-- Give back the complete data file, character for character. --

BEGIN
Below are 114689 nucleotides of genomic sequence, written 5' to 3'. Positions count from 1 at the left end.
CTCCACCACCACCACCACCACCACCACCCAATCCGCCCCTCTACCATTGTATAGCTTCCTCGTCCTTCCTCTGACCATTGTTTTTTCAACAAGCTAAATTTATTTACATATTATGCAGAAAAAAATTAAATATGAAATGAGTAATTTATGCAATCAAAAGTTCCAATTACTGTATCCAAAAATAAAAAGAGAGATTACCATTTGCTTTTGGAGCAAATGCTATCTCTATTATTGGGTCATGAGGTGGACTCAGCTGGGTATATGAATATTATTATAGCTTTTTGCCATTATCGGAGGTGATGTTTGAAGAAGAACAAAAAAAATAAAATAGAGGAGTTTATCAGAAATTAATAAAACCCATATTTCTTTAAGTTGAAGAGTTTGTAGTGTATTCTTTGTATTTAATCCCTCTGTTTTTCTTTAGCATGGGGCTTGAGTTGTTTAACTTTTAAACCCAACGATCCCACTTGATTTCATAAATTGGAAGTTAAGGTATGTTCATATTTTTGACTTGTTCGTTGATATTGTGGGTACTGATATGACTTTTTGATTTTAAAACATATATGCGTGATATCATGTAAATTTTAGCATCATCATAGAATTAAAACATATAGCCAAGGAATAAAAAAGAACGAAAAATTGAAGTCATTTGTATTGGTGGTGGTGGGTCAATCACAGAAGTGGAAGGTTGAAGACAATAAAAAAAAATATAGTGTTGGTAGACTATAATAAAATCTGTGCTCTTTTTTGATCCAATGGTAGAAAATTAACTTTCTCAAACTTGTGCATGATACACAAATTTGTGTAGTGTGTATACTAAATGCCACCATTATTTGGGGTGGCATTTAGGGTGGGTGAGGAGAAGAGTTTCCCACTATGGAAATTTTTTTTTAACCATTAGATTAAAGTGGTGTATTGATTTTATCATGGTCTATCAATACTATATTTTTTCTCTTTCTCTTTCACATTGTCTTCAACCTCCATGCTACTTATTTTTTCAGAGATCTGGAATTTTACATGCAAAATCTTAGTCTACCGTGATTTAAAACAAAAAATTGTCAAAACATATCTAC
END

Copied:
Below are 114689 nucleotides of genomic sequence, written 5' to 3'. Positions count from 1 at the left end.
CTCCACCACCACCACCACCACCACCACCCAATCCGCCCCTCTACCATTGTATAGCTTCCTCGTCCTTCCTCTGACCATTGTTTTTTCAACAAGCTAAATTTATTTACATATTATGCAGAAAAAAATTAAATATGAAATGAGTAATTTATGCAATCAAAAGTTCCAATTACTGTATCCAAAAATAAAAAGAGAGATTACCATTTGCTTTTGGAGCAAATGCTATCTCTATTATTGGGTCATGAGGTGGACTCAGCTGGGTATATGAATATTATTATAGCTTTTTGCCATTATCGGAGGTGATGTTTGAAGAAGAACAAAAAAAATAAAATAGAGGAGTTTATCAGAAATTAATAAAACCCATATTTCTTTAAGTTGAAGAGTTTGTAGTGTATTCTTTGTATTTAATCCCTCTGTTTTTCTTTAGCATGGGGCTTGAGTTGTTTAACTTTTAAACCCAACGATCCCACTTGATTTCATAAATTGGAAGTTAAGGTATGTTCATATTTTTGACTTGTTCGTTGATATTGTGGGTACTGATATGACTTTTTGATTTTAAAACATATATGCGTGATATCATGTAAATTTTAGCATCATCATAGAATTAAAACATATAGCCAAGGAATAAAAAAGAACGAAAAATTGAAGTCATTTGTATTGGTGGTGGTGGGTCAATCACAGAAGTGGAAGGTTGAAGACAATAAAAAAAAATATAGTGTTGGTAGACTATAATAAAATCTGTGCTCTTTTTTGATCCAATGGTAGAAAATTAACTTTCTCAAACTTGTGCATGATACACAAATTTGTGTAGTGTGTATACTAAATGCCACCATTATTTGGGGTGGCATTTAGGGTGGGTGAGGAGAAGAGTTTCCCACTATGGAAATTTTTTTTTAACCATTAGATTAAAGTGGTGTATTGATTTTATCATGGTCTATCAATACTATATTTTTTCTCTTTCTCTTTCACATTGTCTTCAACCTCCATGCTACTTATTTTTTCAGAGATCTGGAATTTTACATGCAAAATCTTAGTCTACCGTGATTTAAAACAAAAAATTGTCAAAACATATCTAC